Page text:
In the lead-up to the vote, there have been vigorous efforts by fact-checking organisations and social media platforms to debunk misleading information or misrepresentation.
These efforts are a first step, but it’s clear that false information is still being spread.
Reality Check looks at some of the misleading rumours that have persisted during this election campaign.
Sonia Gandhi and the Queen
A false story that has been widely shared on social media claims Sonia Gandhi, the Italian-born leader of the main opposition Congress party, is richer than the Queen. But the story was debunked six years ago.
In a country where income inequality is a highly emotive issue, inaccurate stories about levels of personal wealth, particularly of politicians, can be highly damaging to reputations.
The story has its origins in newspaper articles dating back to 2012.
And the Huffington Post published a rich list of world leaders that included Sonia Gandhi in 2013, but later removed her name after the amount they said she was worth was called into question.
Mrs Gandhi declared assets worth 90 million rupees (around £1m) during the last elections in 2014. Estimates of the Queen’s wealth are far higher.
But the story has still been widely shared during this election campaign, including by a spokesman for the ruling BJP.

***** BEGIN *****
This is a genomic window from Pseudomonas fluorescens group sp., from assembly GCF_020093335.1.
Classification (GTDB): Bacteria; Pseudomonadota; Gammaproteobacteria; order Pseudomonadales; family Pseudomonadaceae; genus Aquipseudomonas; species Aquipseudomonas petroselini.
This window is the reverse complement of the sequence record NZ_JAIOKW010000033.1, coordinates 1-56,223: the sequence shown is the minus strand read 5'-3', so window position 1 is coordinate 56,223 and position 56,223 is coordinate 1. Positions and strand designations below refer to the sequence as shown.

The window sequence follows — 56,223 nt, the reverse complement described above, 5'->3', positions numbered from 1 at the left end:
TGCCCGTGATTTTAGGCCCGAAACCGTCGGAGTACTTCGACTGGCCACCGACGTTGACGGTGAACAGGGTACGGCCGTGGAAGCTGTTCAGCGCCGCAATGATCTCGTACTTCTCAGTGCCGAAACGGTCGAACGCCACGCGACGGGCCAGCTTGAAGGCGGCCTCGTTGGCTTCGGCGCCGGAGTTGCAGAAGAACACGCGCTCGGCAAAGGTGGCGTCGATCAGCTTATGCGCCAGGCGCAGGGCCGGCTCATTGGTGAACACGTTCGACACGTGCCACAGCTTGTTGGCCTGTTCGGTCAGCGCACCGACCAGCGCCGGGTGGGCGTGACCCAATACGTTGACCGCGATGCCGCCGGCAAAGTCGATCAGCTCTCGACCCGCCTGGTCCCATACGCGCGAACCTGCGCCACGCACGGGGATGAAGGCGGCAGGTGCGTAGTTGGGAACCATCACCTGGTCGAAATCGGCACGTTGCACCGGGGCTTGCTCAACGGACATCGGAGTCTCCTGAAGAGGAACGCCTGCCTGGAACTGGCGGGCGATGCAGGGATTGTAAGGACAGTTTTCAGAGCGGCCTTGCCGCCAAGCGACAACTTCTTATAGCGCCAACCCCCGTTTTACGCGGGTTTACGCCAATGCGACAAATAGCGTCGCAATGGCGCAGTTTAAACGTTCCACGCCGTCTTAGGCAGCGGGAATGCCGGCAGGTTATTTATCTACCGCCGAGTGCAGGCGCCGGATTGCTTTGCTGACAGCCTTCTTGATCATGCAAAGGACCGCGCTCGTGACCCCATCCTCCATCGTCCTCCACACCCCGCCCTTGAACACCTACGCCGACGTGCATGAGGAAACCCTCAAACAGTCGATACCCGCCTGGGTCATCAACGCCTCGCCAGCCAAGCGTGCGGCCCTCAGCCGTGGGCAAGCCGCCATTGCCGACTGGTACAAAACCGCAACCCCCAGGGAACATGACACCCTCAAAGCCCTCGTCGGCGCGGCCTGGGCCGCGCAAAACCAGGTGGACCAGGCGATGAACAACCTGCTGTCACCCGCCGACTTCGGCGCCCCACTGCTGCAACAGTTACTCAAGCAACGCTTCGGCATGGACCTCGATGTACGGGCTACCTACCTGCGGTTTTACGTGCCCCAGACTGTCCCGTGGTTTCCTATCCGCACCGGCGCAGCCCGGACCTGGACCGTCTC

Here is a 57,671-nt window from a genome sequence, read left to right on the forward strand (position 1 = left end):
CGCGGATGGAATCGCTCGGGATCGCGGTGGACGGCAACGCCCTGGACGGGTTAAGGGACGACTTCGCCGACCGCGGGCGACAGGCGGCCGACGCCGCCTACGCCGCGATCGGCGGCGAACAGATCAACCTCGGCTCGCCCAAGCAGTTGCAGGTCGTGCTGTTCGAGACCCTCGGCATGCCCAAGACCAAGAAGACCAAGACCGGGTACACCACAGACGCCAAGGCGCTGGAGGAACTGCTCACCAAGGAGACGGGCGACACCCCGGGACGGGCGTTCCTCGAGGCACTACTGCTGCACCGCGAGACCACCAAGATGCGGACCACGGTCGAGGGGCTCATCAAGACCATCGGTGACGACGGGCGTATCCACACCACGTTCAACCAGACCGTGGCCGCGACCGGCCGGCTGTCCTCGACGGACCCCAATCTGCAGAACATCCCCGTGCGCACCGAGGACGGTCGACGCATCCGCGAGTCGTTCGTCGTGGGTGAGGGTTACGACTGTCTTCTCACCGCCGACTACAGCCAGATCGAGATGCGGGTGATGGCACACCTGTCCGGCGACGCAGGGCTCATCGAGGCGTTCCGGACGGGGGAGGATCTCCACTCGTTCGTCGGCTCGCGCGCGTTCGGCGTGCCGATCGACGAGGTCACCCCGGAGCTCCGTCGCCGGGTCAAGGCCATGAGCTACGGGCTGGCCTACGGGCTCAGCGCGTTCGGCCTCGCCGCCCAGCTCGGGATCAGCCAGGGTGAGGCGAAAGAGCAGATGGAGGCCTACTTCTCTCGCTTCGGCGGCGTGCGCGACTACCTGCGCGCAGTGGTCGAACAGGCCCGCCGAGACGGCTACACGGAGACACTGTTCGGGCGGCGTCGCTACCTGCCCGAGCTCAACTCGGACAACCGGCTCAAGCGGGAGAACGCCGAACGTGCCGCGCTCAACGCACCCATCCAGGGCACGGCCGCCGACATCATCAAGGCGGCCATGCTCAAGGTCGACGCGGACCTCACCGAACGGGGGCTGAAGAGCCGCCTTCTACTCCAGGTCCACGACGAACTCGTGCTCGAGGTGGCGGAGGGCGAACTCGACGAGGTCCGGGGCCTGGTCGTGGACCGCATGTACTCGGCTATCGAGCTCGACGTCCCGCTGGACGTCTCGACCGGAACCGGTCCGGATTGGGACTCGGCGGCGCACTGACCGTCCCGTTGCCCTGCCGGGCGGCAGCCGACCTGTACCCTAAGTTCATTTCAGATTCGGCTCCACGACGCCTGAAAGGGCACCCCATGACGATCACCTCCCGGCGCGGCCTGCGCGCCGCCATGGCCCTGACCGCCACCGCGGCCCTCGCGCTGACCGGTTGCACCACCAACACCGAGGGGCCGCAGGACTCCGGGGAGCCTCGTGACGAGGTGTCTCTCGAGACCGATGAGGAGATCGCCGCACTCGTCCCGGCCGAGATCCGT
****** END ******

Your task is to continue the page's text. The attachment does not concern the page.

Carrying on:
Separately, Mrs Gandhi has also been the target of posts that claim to show her as a young woman in photographs in glamorous settings, with comments questioning her moral standards.
But the photographs being shared are of famous Hollywood actresses and are nothing to do with Mrs Gandhi.
Narendra Modi at school
Another widely shared story concerns the educational qualifications of the current prime minister.
The son of a tea-seller in Gujarat state, Narendra Modi makes much of his modest upbringing and it plays well with many of his supporters.
He says he succeeded in completing undergraduate and postgraduate degrees.
A video in circulation, however, apparently featured Mr Modi saying he hadn’t studied beyond high school (10th grade). It has been shared by Congress supporters.
But the video is just one part of an old interview in which Mr Modi makes clear his higher education qualifications were attained through external exams after leaving formal schooling.
The shorter, misleading video clip, despite having its context clarified, is still circulating on Facebook, Twitter and YouTube.
The surveys that weren’t
The spreading of fake opinion surveys and non-existent awards are particular favourites on social media.
There was a story doing the rounds for quite a while that the UN’s Educational, Scientific and Cultural Organization (Unesco) had named Mr Modi as the world’s best prime minister……..Read More>>